It's good to be back! I know it's been a while since my last post, but I have exciting news. About a month ago, I was offered a job at Airbnb as a Creative Producer on their Design team. I'm so excited to be working for a company that is making a difference in the travel industry as well as standing for inclusiveness and connection.
Because of this change, though, I have been absent from The City Skillet for the last three months. 🙈 Part of it was busyness and getting used to this new life change. Another part was not having access to any of my photos. One weird/spoiled/interesting thing about working in tech is that you are usually provided a laptop by your employer. I keep my personal documents on an external hard drive, but when I left VSCO, I left my laptop. My external hard drive sat there, taunting me. A piece of plastic filled with things I wanted, but no way to get to them.
After all that context and excuse-making, this post is going to be very short, because this recipe is one of the easiest things I've ever learned to make. If you're a fan of chia pudding, but have never made it yourself, get ready for a laugh. You'll be delighted and probably a little embarrassed that you've ever purchased something so easy to do at home. If you can pour milk over some seeds, stir them around, and wait a while, you'll have a tasty breakfast pudding just like that.
Chilaquiles is something I almost always order if I see it on a menu. As far as savory breakfasts go, this one is top tier. It's like nachos + breakfast lasagna. Layers of chips and cheese and meat and beans, topped with whatever your heart desires. In this case, thinly sliced radishes, sunny side up eggs, avocado, cilantro, and green onions.
The best part about this recipe is that you won't be frying tortillas and you won't be hovering over a stove. This chilaquiles is baked, which makes them perfect for a crowd. They also make great leftovers (just store the toppings separately), so don't feel guilty if you make the entire thing for yourself and save most of it for later, which is what I did for this post.
Near my alma mater, Azusa Pacific University, there is a frozen yogurt shop called 21 Choices. Their frozen yogurt was the creamy kind, almost like soft serve. Although they have 21 different flavors of yogurt, they offer five each day that with toppings pre-mixed into the yogurt, yielding seemingly endless choices in their arsenal. You know it's a good day when one of the choices is their banana-graham-cracker, which tastes very similar to banana bread. I almost always add dark chocolate to it, which they chop from a bar. It gives you these great pieces of varying size throughout your yogurt.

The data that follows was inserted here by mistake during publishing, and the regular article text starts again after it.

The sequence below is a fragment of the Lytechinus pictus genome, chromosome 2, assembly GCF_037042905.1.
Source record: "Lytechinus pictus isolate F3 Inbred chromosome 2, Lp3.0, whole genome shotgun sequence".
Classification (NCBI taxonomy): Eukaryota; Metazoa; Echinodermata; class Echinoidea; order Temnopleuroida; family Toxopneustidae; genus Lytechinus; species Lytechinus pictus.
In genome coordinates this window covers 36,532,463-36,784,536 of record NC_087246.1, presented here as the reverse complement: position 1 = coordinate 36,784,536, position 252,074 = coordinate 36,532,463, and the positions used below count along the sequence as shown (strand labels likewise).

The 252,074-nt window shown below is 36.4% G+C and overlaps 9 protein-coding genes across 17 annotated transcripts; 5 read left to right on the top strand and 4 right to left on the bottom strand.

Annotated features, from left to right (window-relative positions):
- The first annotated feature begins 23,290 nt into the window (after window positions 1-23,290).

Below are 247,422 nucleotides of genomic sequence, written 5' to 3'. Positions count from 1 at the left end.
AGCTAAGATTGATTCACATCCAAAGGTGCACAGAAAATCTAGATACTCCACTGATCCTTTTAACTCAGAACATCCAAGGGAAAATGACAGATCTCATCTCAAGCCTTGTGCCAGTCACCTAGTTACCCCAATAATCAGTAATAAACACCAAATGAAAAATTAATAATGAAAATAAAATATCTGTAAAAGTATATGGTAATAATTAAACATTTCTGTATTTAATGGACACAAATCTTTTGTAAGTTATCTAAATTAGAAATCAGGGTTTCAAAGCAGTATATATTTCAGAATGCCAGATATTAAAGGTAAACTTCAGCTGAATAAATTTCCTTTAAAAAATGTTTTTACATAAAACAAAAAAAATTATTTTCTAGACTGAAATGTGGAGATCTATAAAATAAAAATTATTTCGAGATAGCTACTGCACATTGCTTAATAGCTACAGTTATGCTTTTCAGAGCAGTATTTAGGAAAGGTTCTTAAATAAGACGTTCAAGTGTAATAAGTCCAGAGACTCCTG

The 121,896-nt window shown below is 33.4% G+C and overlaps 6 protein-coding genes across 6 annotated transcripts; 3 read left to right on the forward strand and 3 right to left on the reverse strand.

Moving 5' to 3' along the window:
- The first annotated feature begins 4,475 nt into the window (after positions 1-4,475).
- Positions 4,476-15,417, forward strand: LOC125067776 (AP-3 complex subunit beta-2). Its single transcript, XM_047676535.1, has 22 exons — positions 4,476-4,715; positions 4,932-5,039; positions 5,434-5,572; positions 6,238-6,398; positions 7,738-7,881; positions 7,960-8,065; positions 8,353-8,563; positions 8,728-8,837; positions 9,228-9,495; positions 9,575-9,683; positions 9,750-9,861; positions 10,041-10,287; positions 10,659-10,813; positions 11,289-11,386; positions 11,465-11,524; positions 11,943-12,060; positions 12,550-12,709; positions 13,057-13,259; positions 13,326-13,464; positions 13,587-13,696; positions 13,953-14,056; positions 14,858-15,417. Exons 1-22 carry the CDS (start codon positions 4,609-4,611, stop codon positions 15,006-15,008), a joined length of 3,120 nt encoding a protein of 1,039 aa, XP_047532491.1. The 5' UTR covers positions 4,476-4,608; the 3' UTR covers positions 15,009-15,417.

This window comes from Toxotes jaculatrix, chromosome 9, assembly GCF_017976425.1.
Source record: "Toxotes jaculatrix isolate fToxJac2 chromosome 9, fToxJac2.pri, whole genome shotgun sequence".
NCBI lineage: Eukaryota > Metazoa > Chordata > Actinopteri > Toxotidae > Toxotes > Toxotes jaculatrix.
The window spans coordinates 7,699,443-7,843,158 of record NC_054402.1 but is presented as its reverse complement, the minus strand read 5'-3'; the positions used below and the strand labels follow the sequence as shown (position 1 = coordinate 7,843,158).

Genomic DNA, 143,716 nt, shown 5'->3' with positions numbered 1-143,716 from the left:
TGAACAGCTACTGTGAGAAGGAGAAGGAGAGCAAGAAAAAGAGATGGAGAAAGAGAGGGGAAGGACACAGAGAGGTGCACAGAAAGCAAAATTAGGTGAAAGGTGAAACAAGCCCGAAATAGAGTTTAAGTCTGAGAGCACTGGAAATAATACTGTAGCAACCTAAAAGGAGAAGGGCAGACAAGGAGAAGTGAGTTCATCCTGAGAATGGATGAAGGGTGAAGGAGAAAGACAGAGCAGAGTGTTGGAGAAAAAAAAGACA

So of course when I set out to make banana bread, I have to have those dark chocolate pieces in there. Mine is a little denser and more cake-like, which I prefer so that you can take it with you as an on-the-go breakfast or snack. It won't be crumbling in your hands as you try to eat it. Banana bread is very easy to make, so this will be quick and fun.
This is one of those "what can I make with all the bits and bobs in my fridge" recipes. I do the same to soups and frittatas. It's the weekend, you've cooked all your weeknight meals, and now you have ends of carrots, three leaves of kale, some cold rice, a potato, etcetera hanging out in your fridge with no purpose. Resist the urge to throw these things away! They can have another life as a frittata, a soup, or in this case, as fried rice.
Yesterday I finished being a jury member in a month-long criminal case. It was long, had difficult subject matter, and although an inconvenience to my life, it was a very meaningful experience. During deliberations (which lasted a week), other jurors brought in baked goods to lighten the mood and make the process more enjoyable. I decided to bring breakfast one day. I chose scones.
I love scones. They are one of my favorite breakfast pastries, and the flavor I always gravitate toward is blueberry. I knew I must learn to make it for myself. Now, to me, the best scones are not super sugary-sweet, so you won't find any frosting here. Another requirement for me is that they can't be too crumbly. I want to be able to pull it apart without a pile of crumbs in my lap.
Frittata is one of those dishes that looks way fancier than the effort put into making it. It's one of my go-to's for emptying the pantry and fridge of leftover items from the week, but it looks like something that took a lot of time, energy, and planning. Make it for breakfast, lunch, or dinner.
I'll admit it. Sometimes (read: more than I care to admit) I crave the McDonald's sausage mcmuffin. Thankfully I have some self-control, and have not fallen prey to its salty powers as often as I've wanted. While reading my monthly Bon Appétit magazine, I came across their recipe for a breakfast sandwich, with a homemade sausage patty. I couldn't resist trying one for myself.